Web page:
In this issue of the Journal, Khan et al1 study the third-generation beta-blocker, nebivolol, in a rat model of aldosterone/salt treatment–induced hypertensive heart disease and show that myocyte necrosis is incited by oxidative stress secondary to an increase in cytosolic free calcium and mitochondrial calcium overload—a process that overwhelms the endogenous zinc (Zn)-based antioxidants. Using the first-generation beta-blocker atenolol as a control, treatment with nebivolol induced activation of endothelial nitric oxide synthase, nitric oxide (NO) generation, and a marked increase in intracellular Zn. Conversely, there was a concomitant decrease in intracellular and subsarcolemmal mitochondrial calcium levels. Likewise, there was attenuation of mitochondrial hydrogen peroxide production and lipid peroxidation, inhibition of microscopic myocardial scarring, and a reduction in collagen volume fractions. They postulate an intriguing pathophysiologic phenomenon whereby nebivolol, acting as a β3 agonist, increases NO formation leading to a rise in cytosolic free Zn. This inhibits intracellular and mitochondrial calcium overload, which ameliorates many of the detrimental effects of reactive oxygen species (ROS), lipid peroxidation, and the eventual myocardial scarring.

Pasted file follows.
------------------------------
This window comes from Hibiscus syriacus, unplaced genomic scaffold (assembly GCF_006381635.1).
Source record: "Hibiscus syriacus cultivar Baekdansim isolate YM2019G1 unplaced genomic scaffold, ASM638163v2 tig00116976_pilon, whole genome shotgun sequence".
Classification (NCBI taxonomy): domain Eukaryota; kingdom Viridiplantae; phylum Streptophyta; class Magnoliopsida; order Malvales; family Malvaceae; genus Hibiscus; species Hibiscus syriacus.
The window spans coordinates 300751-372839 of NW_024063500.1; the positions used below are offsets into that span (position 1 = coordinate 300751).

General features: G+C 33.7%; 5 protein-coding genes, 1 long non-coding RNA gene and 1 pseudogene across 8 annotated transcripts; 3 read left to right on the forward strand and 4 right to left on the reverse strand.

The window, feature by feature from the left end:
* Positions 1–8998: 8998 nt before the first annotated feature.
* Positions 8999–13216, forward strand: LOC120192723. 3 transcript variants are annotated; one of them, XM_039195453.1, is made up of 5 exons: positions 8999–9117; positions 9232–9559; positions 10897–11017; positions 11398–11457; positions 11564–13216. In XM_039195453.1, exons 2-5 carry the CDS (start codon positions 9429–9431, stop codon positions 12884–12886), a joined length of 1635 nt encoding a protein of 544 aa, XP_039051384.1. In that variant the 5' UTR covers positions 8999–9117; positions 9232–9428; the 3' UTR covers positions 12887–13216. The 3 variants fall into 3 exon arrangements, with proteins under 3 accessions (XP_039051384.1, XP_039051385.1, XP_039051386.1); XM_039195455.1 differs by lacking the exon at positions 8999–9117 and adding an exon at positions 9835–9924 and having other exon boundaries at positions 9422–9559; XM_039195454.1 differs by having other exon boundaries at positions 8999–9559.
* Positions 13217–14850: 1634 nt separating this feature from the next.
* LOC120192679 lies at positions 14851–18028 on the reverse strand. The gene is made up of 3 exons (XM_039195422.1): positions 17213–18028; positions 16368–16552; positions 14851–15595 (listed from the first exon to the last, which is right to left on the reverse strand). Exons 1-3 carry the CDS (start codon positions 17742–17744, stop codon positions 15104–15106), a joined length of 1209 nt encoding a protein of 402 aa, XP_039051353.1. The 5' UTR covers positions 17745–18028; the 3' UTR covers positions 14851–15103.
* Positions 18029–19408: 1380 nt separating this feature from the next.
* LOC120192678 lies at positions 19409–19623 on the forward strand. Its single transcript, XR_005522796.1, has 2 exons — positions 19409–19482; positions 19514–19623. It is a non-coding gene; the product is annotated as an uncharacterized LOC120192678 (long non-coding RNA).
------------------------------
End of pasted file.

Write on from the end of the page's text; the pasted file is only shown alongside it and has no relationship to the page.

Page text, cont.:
Several important points can be gleaned from this study. First, this animal model of hypertensive cardiomyopathy serves as an effective model of sudden cardiac death as both myocardial fibrosis and adverse remodeling are key features of this disease process. This hypothesis, originally formulated by Weber and others, served as a fundamental basis for the RALES and EPHESUS trials. This concept was recently reviewed and confirmed by Esposito et al2 in a canine model of pacing-induced systolic heart failure, interstitial fibrosis, and myocardial electrical activation delays. They showed that mineralocorticoid receptor antagonism played a key role in preventing the activation of inflammatory pathways and in the development of ventricular arrhythmogenic foci. It is interesting to speculate that nebivolol may also induce similar cardioprotection.
Nebivolol is approved for the treatment of hypertension in the United States and is marketed as Bystolic. In Europe, it is approved for the treatment of both hypertension and left ventricular failure. At low doses, it is a selective β1-receptor blocker, and as the dose is up-titrated, it loses its selectivity. It is unique in that unlike carvedilol (Coreg), it has a NO potentiating ability, a property that Khan et al1 have effectively shown in their study.
Another plausible mechanism for the drug's efficacy is that it may act primarily within the mitochondria at the site of ROS production or as a ROS scavenger, inhibiting superoxide anion or hydrogen peroxide. Accordingly, the sequelae of pathology associated with excessive ROS production in hypertensive cardiomyopathy can effectively be targeted.